Sunday, August 12, 2007

Just As I Am

Just As I Am
Words by Charlotte Elliott
Music by William B. Bradbury

Without question, this hymn has touched more hearts and influenced more people for Christ than any other song ever written. The words were written by an invalid woman who wrote these words out of intense feelings of uselessness and despair.

Charlotte Elliott was born in 1789 in England. As a young person she was carefree and she gained popularity as a portrait artist and writer of humorous verse. By the time she was thirty, however, her health began to fail rapidly, and soon she was bedridden - an invalid for the remaining years of her life. Her failing health brought feelings of deep despondency. In 1822 Dr. Caesar Malan, a noted Swiss evangelist, visited the Elliott home. His visit was a turning point in Charlotte's life. While counseling Miss Elliott about her spiritual and emotional problems, Dr. Malan impressed on her the truth that "You must come just as you are, a sinner, to the Lamb of God that takes away the sin of the world." Every year, for the rest of her life, Miss Elliott celebrated the day on which her Swiss friend had led her to a personal relationship with Christ. It is apparent that she never forgot the words of her friend, for they are at the heart of this hymn that she wrote 14 years later.

Charlotte Elliott’s brother, Rev. Elliott, was planning to build a school for daughters of clergymen. Miss Elliott wrote the text for "Just As I Am" with the desire that it might help financially. As she thought of her weakness, she realized that since salvation was not of works, her Christian life was also to be by faith and trust and that God accepts the weakest person. Taking up her pen, she wrote this hymn of commitment. It is interesting to note that this one hymn from the pen of the clergyman's invalid sister brought in more funds than all of his bazaars and projects combined. In later years her brother said, "In the course of a long ministry, I hope to have been permitted to see some fruit of my labors; but I feel more has been done by a single hymn of my sister's."

Charlotte Elliott wrote approximately 150 hymns. After her death more than a thousand letters were found among her papers from individuals around the world expressing what this one hymn had meant in their lives. Only eternity will reveal the vast number of people whose lives have been dramatically changed through the use of this one hymn from the pen of an invalid woman. It is a hymn that should be used more often than just as an invitational number at the close of a service. Its message is one that we need to be reminded of frequently - our eternal standing and peace with God depends solely on Christ's merits and not our own.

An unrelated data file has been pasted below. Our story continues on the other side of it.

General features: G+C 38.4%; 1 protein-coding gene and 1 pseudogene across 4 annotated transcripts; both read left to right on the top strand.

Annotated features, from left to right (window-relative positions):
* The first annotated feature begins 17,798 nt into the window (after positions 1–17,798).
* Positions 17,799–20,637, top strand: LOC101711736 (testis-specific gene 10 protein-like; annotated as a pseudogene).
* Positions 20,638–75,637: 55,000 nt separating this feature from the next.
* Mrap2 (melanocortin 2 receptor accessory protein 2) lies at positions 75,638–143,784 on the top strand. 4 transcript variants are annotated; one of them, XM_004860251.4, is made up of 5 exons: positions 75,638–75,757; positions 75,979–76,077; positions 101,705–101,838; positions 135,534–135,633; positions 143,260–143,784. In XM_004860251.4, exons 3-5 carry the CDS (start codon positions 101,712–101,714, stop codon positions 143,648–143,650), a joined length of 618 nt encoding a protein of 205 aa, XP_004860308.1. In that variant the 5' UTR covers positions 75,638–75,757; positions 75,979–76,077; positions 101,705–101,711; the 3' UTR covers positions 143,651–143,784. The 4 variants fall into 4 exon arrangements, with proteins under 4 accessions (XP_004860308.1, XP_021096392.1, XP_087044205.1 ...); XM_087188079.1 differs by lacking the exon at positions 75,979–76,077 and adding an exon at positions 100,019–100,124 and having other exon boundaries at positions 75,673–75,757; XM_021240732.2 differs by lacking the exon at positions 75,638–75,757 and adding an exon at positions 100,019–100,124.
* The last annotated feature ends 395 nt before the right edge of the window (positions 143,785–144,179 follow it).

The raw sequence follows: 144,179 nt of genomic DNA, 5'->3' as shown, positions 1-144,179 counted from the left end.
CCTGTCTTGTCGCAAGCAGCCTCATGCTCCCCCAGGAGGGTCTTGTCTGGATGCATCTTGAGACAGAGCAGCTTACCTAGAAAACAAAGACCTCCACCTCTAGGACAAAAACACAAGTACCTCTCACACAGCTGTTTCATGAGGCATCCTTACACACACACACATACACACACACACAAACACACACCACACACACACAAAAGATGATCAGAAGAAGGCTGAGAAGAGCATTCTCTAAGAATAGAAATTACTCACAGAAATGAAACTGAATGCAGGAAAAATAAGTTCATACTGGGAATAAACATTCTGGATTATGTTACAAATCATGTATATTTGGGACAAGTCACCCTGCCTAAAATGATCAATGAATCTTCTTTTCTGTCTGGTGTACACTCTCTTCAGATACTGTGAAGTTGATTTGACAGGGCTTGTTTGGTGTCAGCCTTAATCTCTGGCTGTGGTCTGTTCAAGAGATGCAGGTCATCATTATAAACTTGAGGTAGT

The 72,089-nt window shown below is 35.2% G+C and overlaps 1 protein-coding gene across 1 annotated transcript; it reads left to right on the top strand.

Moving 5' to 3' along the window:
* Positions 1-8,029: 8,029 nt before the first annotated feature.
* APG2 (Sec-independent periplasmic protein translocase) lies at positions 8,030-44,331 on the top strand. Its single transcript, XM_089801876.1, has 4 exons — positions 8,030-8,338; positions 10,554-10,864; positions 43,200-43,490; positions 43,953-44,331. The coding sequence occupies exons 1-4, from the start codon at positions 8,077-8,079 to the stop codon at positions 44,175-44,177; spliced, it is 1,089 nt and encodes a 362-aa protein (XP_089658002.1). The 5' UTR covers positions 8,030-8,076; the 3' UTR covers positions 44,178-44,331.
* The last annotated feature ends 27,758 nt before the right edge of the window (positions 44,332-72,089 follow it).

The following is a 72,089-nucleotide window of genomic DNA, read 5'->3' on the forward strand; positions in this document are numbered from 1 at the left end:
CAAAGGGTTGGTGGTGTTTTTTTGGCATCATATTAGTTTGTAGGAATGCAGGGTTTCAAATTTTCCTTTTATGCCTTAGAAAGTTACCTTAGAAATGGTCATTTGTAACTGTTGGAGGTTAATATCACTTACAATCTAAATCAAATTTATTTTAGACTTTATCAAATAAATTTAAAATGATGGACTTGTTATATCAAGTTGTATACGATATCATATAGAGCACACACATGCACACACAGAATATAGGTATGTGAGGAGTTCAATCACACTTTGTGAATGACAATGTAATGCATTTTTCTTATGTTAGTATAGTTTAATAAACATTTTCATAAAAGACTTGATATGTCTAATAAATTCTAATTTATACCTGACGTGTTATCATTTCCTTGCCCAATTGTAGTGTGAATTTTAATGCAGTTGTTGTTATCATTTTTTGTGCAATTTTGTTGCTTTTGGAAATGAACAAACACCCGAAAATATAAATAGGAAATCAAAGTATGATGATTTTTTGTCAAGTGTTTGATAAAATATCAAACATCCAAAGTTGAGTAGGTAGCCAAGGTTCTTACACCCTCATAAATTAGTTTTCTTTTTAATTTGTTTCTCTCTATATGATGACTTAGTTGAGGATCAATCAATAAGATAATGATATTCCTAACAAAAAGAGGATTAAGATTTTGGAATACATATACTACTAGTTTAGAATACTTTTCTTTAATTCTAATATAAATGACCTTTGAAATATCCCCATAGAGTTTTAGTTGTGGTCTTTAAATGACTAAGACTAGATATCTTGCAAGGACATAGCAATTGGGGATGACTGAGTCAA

Just as I am, without one plea,
But that Thy blood was shed for me,
And that Thou bidst me come to Thee,
O Lamb of God, I come, I come.

Just as I am, and waiting not
To rid my soul of one dark blot,
To Thee whose blood can cleanse each spot,
O Lamb of God, I come, I come.

Just as I am, though tossed about
With many a conflict, many a doubt,
Fightings and fears within, without,
O Lamb of God, I come, I come.

Just as I am, poor, wretched, blind;
Sight, riches, healing of the mind,
Yea, all I need in Thee to find,
O Lamb of God, I come, I come.

Just as I am, Thou wilt receive,
Wilt welcome, pardon, cleanse, relieve;
Because Thy promise I believe,
O Lamb of God, I come, I come.

Just as I am, Thy love unknown
Hath broken every barrier down;
Now, to be Thine, yea, Thine alone,
O Lamb of God, I come, I come.

Just as I am, of that free love
The breadth, length, depth, and height to prove,
Here for a season, then above,
O Lamb of God, I come, I come!


  1. I love this hymn also. I have heard of the wonderful lady who wrote it and what an inspiration she can be to us all!

  2. Love that hymn. I enjoy a lot of contemporary Christian music, but nothing moves me like the hymns I grew up with. Did you find any good stuff on your garage saling trip? Tea with my new cups would be fun! What is your favorite kind? I like Earl Gray and just plain black tea. I also enjoy chai. Have you tried it? :>)

  3. Lovely message!



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